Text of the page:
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investor clinic

I have a confession to make: Instead of dutifully reinvesting my dividends, I have slacked off and let more than $4,000 of cash accumulate in my model dividend portfolio.

I know, I know. Letting money sit there earning jack squat is precisely what I tell readers not to do. Guilty as charged, your honour.

Today, I am going to correct this egregious oversight.

Before I discuss how I’ll be reinvesting my cash, I’ll provide an update of the portfolio’s performance. Not surprisingly, high interest rates continue to exert a drag on many of the stocks. But, as you’ll see, the news isn’t all bad.

Some quick history: Back on Oct. 1, 2017, I launched the model Yield Hog Dividend Growth Portfolio with $100,000 of virtual cash. My goal was to identify companies with above-average yields, a history of dividend growth and a strong probability of continuing to increase their payouts. I vowed to do very little trading, apart from reinvesting my dividends when a stock looks attractive. (View the portfolio online.)

The model portfolio doesn’t use real money, but I own all of the same stocks personally (plus a few others), so I do have skin in the game.

Fast-forward to the present. As of Feb. 29, the portfolio was valued at $150,224, representing a total return – including dividends – of 50.2 per cent since inception, or about 6.5 per cent on a compound annual basis. That compares with an annual total return – also including dividends – of about 8.3 per cent for the S&P/TSX Composite Index over the same period.

So, I’ve trailed Canada’s benchmark index on a total return basis. The good news is that my dividends continue to rise, consistent with the portfolio’s primary goal of churning out a growing stream of income.

Last year, the vast majority of securities in the portfolio boosted their payouts, and 2024 is shaping up as another good year as seven companies have already announced increases – namely BCE Inc. BCE-T, Brookfield Infrastructure Partners LP BIP-UN-T, Canadian Utilities Ltd. CU-T, Manulife Financial Corp. MFC-T, Restaurant Brands International Inc. QSR-T, Choice Properties Real Estate Investment Trust CHP-UN-T and TC Energy Corp. TRP-T.

Most of the recent increases have been modest, but over time they really add up.

At inception, the portfolio was throwing off about $4,094 of cash annually, based on dividend rates at the time, for a yield of about 4.1 per cent. Now, thanks to scores of dividend increases and regular reinvestments of cash, the portfolio is generating annual income of $7,532 – an increase of 84 per cent. Because the dividend income has grown faster than the portfolio as a whole, the yield has risen to about 5 per cent.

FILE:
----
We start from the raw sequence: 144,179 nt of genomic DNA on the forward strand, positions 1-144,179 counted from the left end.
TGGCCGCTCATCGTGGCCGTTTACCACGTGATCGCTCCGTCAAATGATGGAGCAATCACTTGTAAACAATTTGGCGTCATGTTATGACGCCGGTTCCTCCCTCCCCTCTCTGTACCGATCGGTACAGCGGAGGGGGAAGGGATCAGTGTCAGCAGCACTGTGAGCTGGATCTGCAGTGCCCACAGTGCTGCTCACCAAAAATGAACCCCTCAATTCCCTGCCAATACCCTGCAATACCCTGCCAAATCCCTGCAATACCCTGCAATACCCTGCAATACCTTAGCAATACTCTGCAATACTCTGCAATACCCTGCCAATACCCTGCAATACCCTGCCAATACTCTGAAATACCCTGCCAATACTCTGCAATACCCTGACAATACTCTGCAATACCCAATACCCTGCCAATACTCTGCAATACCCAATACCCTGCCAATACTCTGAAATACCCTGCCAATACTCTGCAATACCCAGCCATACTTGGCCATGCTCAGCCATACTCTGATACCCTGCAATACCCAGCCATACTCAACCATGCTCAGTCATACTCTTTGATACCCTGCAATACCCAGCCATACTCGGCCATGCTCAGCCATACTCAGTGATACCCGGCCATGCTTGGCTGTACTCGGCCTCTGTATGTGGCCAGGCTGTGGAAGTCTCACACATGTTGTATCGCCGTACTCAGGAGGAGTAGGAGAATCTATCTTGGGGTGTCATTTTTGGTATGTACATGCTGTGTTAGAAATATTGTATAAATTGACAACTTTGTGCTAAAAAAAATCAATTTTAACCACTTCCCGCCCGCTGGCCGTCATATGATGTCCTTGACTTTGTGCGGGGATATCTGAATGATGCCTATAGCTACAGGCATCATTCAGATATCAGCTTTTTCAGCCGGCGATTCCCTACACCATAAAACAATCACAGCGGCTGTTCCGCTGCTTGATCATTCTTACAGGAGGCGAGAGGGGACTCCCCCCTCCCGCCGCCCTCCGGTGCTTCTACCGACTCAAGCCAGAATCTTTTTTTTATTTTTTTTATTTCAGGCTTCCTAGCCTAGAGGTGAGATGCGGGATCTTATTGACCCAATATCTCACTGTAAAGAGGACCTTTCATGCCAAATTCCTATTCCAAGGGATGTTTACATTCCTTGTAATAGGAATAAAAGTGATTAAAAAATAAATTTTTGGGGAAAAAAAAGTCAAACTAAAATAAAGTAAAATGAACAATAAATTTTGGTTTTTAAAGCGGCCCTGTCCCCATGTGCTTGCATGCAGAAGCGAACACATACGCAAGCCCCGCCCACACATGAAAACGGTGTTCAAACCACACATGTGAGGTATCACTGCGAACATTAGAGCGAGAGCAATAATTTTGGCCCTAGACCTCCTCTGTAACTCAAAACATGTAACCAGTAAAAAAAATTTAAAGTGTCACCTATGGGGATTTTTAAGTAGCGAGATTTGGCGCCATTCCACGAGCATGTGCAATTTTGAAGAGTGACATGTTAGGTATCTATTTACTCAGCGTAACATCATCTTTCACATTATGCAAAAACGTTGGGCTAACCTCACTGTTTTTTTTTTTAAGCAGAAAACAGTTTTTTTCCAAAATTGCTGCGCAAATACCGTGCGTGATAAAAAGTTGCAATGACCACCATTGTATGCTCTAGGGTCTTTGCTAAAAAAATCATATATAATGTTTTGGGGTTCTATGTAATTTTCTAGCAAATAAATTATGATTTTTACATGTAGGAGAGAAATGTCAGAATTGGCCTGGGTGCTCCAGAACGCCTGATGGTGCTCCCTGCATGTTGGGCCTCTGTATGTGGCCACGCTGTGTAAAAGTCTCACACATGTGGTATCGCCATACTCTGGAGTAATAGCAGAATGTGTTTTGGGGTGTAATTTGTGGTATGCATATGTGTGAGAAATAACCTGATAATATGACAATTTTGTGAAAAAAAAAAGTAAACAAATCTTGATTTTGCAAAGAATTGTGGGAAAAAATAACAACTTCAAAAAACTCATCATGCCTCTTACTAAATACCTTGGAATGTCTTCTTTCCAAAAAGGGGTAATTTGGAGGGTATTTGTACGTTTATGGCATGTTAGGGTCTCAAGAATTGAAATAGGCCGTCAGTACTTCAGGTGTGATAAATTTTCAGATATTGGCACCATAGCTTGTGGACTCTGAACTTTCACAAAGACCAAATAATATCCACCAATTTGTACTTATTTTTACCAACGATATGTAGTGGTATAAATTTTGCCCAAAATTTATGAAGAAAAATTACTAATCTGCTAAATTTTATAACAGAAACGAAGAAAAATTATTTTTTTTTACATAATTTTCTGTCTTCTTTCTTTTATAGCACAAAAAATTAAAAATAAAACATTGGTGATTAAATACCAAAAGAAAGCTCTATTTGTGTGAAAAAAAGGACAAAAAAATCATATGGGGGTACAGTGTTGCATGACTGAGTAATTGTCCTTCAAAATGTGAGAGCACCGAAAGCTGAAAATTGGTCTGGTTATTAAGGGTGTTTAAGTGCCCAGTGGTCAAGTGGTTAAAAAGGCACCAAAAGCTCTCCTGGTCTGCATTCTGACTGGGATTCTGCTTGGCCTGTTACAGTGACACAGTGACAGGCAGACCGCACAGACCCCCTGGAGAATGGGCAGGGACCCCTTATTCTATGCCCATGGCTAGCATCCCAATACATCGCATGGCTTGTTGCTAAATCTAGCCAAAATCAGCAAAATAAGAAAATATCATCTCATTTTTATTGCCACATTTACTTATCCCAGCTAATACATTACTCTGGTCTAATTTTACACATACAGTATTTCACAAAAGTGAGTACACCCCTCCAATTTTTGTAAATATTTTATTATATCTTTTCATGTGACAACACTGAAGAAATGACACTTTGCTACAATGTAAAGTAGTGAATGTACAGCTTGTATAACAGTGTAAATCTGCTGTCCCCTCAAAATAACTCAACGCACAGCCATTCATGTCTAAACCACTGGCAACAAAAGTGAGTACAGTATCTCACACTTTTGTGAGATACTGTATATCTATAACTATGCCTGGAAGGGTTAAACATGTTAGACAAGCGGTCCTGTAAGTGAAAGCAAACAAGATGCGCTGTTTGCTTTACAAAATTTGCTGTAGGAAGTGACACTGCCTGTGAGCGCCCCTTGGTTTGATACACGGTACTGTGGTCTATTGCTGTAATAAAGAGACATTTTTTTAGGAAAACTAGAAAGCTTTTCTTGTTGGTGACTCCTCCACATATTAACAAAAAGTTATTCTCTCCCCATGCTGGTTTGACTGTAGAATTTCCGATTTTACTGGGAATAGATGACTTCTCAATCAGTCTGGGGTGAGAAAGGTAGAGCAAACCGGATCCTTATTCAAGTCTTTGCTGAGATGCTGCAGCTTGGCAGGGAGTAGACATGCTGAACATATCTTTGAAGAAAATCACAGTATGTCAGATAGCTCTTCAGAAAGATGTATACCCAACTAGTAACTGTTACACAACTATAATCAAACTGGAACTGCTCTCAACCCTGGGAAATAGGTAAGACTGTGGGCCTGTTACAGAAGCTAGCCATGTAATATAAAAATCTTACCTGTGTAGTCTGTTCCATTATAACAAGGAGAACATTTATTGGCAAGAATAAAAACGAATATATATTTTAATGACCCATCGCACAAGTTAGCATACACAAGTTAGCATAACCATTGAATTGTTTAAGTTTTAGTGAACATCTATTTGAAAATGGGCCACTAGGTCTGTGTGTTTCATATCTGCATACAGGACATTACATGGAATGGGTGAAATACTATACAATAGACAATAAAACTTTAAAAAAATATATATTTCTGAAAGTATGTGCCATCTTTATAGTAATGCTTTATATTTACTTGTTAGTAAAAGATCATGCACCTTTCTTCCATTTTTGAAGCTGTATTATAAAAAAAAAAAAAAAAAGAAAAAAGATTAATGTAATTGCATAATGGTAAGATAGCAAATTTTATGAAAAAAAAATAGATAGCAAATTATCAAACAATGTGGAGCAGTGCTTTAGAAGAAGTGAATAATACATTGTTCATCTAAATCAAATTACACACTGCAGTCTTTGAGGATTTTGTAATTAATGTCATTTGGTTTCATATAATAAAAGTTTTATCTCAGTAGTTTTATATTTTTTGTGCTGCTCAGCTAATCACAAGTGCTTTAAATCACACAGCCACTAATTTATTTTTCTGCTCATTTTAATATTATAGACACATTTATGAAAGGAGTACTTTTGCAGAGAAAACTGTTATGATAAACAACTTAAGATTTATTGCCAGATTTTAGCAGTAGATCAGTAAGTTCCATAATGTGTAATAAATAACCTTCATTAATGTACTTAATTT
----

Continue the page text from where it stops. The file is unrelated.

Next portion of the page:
Barring a global catastrophe of some sort, I’m confident that the 19 companies and two exchange-traded funds in the portfolio will continue to raise their payouts. This is what makes dividend growth investing so appealing to buy-and-hold investors like me: Regardless of what else is going on in the world, the dividend cheques keep coming. And they get bigger every year.

Is the strategy perfect? No. With interest rates still at elevated levels, the price returns of dividend stocks have paled next to the huge gains of technology companies, which is one reason I recommend investors supplement their core dividend holdings with broad index ETFs that hold tech and other stocks that don’t typically pay big dividends. But when the market is having a bad day – or a bad year – there’s nothing like a dividend landing in your account to remind that everything is going to be okay.

Now, it’s time to go shopping.

This week, shares of Bank of Montreal BMO-T dropped after Canada’s fourth-biggest bank by assets reported first-quarter earnings well below estimates, hit by higher loan-loss provisions and weak capital markets revenue.

“There is no way to sugarcoat this – it was a disappointing quarter,” Doug Young, an analyst with Desjardins Capital Markets, said in a note to clients. However, he added that, while the stock “might be in the penalty box for a quarter,” BMO management signalled that the first quarter “should be the low point” for results in fiscal 2024.

For dividend investors with money to spend, the silver lining is that BMO’s stock now yields nearly 5 per cent, with strong potential for continued dividend growth. With that in mind, I’ve decided to purchase an additional 15 BMO shares, bringing my total to 85 shares, which will consume close to half of the cash in the model portfolio.

With the remaining cash, I am picking up an additional 30 units of the iShares S&P/TSX 60 Index ETF XIU-T, for a total of 315 units. I’m also purchasing 15 units of the iShares Core Dividend Growth ETF DGRO-A, bringing my total to 140 units.

These purchases will be reflected in the next monthly portfolio update, to be published at the end of March or early in April.

E-mail your questions to I’m not able to respond personally to e-mails but I choose certain questions to answer in my column.

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Tickers mentioned in this story

Study and track financial data on any traded entity: click to open the full quote page. Data updated as of 21/05/24 3:59pm EDT.

SymbolName% changeLast
Brookfield Infra Partners LP Units
Canadian Utilities Ltd Cl A NV
Manulife Fin
Restaurant Brands International Inc
Choice Properties REIT
TC Energy Corp
Bank of Montreal
Ishares S&P TSX 60 Index ETF
Dividend Growth Ishares Core ETF

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